As the map grows dark… November 24, 2009

Posted by pupfiction in Uncategorized.
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By now you know I love data visualization and that’s why I feel compelled to show this dynamic map of unemployment statistics from January 2007 to September 2009. The choice of colors from pale yellow to black  make a dramatic impact as the map turns darker and darker. For some reason this reminded me of Dagney Taggart’s view as she flew over the world at the end of Ayn Rand’s  incendiary novel, Atlas Shrugged.

Do My Eyes Deceive Me? November 21, 2009

Posted by pupfiction in Uncategorized.
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You know that old rule that things happen in threes? Fact or fiction (or hindsight bias)? It seems to me that once the press notices interest in a certain topic or a certain occurrence they learn to focus on that particular issue, making us, the unsuspecting public, draw some weird inferences. David McCandless, the creator of InformationisBeautiful.net and author of Visual Miscellaneum, proves just that by this interesting chart comparing 2008′s drug poisoning deaths in the United Kingdom to popular press coverage. Take some time with this one.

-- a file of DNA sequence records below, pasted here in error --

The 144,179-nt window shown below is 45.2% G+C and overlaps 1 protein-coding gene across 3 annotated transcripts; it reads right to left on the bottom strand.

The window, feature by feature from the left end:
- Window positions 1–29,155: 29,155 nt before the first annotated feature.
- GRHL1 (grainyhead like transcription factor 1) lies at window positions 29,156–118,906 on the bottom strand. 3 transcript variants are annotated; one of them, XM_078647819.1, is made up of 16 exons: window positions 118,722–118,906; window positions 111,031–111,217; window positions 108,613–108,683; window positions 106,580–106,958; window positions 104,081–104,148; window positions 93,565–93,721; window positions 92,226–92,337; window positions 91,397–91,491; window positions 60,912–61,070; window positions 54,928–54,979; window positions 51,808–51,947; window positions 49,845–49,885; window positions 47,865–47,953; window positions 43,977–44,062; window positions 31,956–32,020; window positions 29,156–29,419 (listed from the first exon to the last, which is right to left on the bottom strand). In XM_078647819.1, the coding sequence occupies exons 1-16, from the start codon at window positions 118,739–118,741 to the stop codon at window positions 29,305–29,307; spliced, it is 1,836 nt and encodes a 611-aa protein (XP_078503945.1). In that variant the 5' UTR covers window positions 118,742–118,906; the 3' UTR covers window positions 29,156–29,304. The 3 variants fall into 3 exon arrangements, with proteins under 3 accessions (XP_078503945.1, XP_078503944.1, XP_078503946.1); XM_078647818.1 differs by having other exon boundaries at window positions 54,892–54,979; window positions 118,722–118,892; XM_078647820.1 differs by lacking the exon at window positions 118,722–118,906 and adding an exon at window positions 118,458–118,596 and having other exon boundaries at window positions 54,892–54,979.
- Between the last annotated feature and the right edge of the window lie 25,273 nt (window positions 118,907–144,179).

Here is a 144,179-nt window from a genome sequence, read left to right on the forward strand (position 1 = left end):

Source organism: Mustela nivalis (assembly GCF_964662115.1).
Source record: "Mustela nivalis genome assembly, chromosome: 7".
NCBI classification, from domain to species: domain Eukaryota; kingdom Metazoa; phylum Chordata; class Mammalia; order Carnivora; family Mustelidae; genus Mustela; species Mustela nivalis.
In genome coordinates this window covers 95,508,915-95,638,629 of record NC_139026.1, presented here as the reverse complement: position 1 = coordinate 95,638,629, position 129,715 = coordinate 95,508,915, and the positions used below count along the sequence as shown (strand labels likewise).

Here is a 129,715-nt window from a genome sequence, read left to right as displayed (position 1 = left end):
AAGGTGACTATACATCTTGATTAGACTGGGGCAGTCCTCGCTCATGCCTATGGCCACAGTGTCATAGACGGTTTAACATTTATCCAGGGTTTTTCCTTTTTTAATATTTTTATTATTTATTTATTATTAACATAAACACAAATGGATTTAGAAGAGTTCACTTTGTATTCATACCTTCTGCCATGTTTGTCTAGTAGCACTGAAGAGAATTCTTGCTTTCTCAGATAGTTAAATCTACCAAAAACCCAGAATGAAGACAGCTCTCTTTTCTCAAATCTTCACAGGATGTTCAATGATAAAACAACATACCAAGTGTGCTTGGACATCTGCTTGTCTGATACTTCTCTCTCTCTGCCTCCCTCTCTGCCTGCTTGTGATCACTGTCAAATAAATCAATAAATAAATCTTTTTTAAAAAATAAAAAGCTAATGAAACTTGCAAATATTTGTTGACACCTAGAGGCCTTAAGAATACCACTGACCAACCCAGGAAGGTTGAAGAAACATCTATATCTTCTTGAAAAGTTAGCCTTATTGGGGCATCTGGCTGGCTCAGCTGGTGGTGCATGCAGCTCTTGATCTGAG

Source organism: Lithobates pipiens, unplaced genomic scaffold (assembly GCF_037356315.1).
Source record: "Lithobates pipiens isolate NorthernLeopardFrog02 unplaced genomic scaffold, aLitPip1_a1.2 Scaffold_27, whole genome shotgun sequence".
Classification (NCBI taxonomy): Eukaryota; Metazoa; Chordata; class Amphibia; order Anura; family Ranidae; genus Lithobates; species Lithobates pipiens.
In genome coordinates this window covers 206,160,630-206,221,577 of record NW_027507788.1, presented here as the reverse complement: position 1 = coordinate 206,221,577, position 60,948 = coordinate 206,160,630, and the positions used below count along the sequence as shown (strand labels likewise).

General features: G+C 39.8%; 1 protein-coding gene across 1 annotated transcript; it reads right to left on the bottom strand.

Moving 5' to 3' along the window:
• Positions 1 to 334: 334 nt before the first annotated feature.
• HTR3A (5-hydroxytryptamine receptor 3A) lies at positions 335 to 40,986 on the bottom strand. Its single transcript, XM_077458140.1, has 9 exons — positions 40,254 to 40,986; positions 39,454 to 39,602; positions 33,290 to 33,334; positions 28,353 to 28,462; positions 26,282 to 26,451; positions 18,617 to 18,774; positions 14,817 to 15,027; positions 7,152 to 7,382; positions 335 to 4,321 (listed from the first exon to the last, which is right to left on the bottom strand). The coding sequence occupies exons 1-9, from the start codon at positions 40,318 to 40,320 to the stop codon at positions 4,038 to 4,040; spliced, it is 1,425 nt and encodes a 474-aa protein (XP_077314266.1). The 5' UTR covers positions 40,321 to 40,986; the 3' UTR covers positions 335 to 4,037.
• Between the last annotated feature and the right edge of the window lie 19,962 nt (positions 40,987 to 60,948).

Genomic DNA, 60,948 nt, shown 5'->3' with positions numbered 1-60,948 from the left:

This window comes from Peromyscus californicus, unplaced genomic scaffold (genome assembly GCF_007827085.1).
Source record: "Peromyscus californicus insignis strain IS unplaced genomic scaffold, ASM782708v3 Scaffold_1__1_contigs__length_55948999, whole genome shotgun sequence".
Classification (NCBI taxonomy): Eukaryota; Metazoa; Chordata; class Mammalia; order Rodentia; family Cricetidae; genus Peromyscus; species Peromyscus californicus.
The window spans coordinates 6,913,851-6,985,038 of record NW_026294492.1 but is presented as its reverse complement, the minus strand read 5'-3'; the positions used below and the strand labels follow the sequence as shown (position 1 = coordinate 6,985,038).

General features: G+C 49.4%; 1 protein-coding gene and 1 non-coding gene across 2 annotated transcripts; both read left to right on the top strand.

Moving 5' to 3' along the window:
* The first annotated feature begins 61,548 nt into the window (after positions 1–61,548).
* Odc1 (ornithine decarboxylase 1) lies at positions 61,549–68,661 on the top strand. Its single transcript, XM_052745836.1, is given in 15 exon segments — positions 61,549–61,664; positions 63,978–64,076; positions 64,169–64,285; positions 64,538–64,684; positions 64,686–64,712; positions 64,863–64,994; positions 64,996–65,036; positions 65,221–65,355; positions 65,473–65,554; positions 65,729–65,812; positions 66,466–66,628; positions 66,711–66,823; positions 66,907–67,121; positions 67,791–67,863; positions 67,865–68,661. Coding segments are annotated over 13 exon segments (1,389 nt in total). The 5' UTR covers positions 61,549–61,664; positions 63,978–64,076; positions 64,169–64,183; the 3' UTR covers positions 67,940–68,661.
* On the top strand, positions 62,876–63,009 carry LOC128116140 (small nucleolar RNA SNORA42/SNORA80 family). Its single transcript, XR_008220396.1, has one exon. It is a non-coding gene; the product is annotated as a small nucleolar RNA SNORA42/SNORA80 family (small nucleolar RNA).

What’s most interesting to me is the three drugs that gained over 100% of popular press coverage: ecstasy, cannabis, and aspirin. The reporting of aspirin deaths can probably be explained by the media’s well-known love of sensationalism, aspirin being as common and trusted as sliced bread in most households. But if ecstasy and cannabis, why not heroin and morphine? Why did the press inflate cannabis deaths by 484% when only 9% of  heroin and morphine deaths were reported (and only 2% of alcohol deaths??) ? This issue is compounded by the fact there were only 19 (“highly questionable”) deaths from cannabis and an astounding 897 deaths from heroin and morphine. I’ll let you draw your own conclusions.